It won’t be long until Apple launches a completely revamped subscription-based music streaming service based on Beats technology. According to 9to5Mac, the iPhone maker has plans to create a “Beats-infused” version of its music app, which would be deeply integrated into iOS, iTunes and Apple TV. But it won’t just be available in Apple’s well manicured walled garden; 9to5Mac says the application will also be available for Android (probably not for Windows Phone), marking the first time Apple has made an app for Google’s platform.
Although it’ll use Beats technologies, the app will apparently be completely redesigned by Apple, ditching Beats’ famous red and black motif. Instead, Apple will keep the app consistent with the company’s existing iTunes and iOS Music app, which means we can expect a lot of white. Lots and lots of white.
The actual service itself will be a lot like Beats Music in that it’ll have features like Activities, Mixes, Playlists and more. But, of course, there will be emphasis on ushering folks toward iTunes; a new search function will allow users to search through both Beats Music and the iTunes catalog, which means subscribers will have virtually unlimited music to listen to and pay for.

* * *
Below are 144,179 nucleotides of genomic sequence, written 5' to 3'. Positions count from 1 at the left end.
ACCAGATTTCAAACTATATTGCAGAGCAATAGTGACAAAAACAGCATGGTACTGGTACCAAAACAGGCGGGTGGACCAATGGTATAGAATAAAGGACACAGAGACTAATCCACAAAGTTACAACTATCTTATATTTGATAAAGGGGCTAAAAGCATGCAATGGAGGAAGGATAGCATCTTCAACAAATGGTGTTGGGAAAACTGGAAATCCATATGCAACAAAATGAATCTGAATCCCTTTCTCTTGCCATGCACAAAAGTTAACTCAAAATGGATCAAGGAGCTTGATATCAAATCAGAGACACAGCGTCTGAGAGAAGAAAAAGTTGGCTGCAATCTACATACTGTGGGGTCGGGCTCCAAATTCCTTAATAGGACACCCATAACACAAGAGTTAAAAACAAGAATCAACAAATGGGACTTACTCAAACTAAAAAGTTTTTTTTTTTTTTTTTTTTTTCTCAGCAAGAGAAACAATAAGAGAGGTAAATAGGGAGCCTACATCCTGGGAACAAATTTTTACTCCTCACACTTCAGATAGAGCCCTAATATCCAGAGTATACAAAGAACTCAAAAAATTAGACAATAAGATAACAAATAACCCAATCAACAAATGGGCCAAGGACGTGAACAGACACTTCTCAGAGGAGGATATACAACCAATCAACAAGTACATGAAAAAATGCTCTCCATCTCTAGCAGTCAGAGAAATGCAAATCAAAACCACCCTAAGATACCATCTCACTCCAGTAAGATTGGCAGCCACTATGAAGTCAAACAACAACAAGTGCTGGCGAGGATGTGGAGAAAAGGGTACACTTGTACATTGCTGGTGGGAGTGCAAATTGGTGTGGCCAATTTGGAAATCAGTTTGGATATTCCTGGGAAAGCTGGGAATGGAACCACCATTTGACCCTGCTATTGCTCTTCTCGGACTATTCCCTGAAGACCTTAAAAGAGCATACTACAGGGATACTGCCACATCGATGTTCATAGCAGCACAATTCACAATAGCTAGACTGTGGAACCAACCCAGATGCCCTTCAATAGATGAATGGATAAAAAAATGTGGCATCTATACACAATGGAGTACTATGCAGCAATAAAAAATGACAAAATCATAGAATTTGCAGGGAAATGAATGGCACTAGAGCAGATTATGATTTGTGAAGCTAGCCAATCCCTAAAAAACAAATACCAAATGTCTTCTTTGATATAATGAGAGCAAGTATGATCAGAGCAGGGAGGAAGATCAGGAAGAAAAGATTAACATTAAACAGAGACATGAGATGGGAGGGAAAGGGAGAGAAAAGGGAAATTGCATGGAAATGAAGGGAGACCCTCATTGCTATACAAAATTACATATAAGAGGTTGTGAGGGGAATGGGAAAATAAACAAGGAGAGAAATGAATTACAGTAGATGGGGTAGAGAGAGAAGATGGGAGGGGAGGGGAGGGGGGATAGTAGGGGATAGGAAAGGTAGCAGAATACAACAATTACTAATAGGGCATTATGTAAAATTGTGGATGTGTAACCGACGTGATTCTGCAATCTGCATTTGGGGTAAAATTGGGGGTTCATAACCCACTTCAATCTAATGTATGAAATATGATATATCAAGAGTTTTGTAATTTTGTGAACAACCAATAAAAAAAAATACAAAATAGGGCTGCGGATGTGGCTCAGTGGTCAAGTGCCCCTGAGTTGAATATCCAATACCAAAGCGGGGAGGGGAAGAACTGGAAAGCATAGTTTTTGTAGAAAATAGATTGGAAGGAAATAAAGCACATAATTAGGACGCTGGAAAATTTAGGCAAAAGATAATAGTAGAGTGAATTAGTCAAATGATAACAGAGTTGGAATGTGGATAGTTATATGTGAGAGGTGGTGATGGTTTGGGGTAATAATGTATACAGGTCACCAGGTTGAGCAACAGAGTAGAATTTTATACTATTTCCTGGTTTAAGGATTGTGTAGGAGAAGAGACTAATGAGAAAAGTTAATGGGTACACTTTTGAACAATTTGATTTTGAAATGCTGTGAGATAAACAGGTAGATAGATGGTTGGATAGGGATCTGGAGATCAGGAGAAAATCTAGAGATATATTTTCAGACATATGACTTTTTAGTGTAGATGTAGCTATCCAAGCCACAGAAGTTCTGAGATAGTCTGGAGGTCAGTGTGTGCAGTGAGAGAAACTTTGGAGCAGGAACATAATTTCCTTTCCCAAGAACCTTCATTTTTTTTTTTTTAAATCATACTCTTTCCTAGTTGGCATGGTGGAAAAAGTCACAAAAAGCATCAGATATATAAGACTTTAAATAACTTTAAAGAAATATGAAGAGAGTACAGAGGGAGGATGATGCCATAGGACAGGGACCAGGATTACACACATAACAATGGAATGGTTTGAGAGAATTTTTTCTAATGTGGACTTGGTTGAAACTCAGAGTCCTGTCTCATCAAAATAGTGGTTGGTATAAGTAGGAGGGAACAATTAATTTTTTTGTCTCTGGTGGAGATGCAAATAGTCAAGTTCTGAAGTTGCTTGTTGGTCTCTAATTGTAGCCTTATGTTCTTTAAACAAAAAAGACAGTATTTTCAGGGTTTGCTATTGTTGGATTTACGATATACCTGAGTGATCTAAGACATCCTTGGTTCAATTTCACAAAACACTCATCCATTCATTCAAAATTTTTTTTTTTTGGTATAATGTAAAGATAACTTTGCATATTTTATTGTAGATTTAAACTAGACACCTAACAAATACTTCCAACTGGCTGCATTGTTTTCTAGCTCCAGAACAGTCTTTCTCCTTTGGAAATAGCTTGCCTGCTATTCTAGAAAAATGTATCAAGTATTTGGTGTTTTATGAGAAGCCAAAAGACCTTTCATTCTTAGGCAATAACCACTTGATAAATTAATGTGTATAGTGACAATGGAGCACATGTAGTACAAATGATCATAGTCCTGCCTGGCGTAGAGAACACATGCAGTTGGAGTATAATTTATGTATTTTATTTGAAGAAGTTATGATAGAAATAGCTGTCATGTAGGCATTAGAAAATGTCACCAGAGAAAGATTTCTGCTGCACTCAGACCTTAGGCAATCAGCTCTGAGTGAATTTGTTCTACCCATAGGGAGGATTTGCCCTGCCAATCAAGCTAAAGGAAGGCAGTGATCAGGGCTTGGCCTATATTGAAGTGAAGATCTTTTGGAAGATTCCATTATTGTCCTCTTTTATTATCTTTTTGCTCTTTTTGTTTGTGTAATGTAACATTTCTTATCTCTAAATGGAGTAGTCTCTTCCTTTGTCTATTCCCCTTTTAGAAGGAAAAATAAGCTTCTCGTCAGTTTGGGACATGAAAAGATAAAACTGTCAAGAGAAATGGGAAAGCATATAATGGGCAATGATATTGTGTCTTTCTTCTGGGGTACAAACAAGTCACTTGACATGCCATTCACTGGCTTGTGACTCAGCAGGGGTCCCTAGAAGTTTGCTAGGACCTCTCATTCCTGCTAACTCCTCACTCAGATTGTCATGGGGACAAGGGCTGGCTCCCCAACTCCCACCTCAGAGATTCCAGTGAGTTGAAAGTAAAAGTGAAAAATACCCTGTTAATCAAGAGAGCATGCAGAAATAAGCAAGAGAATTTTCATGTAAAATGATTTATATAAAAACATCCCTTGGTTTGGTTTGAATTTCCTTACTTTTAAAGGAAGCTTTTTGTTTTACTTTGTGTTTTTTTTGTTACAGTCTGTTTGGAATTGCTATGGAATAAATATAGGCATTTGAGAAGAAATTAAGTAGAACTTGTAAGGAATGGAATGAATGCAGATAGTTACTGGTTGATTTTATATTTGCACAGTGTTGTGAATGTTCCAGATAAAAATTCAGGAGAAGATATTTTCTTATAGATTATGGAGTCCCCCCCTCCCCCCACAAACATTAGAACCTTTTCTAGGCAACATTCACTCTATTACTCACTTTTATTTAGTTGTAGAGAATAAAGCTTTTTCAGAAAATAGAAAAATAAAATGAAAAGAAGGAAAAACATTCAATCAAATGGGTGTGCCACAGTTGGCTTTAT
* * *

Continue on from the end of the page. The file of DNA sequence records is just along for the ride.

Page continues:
Apple hasn’t done much with Beats Music so far, and its own iTunes Radio service is… underwhelming. In an effort to keep its music business purring, it’s no surprise to hear Apple is looking to finally introduce its own subscription-based service. Apple apparently wants to undercut the competition with a possible price of $7.99/month, falling just below the $9.99 price offered by most existing services. That price could, however, just be a launch promotion. When Google Play Music launched, it was just $7.99 as an early bird special, but the price has since gone up to $9.99.
Some big names are involved with the service, including Trent Reznor, Jimmy Iovine, Ian Rogers and iTunes Vice President Robert Kondrk. However, 9to5Mac claims integrating Beats (the service and its employees) hasn’t gone as planned, with one source telling the site that development so far “has been a mess.” That certainly doesn’t bode well, and could be a major reason why we haven’t seen the service launch just yet.
If the rumored service does wind up launching, 9to5Mac says it might not happen until WWDC, which is still four months away, or later.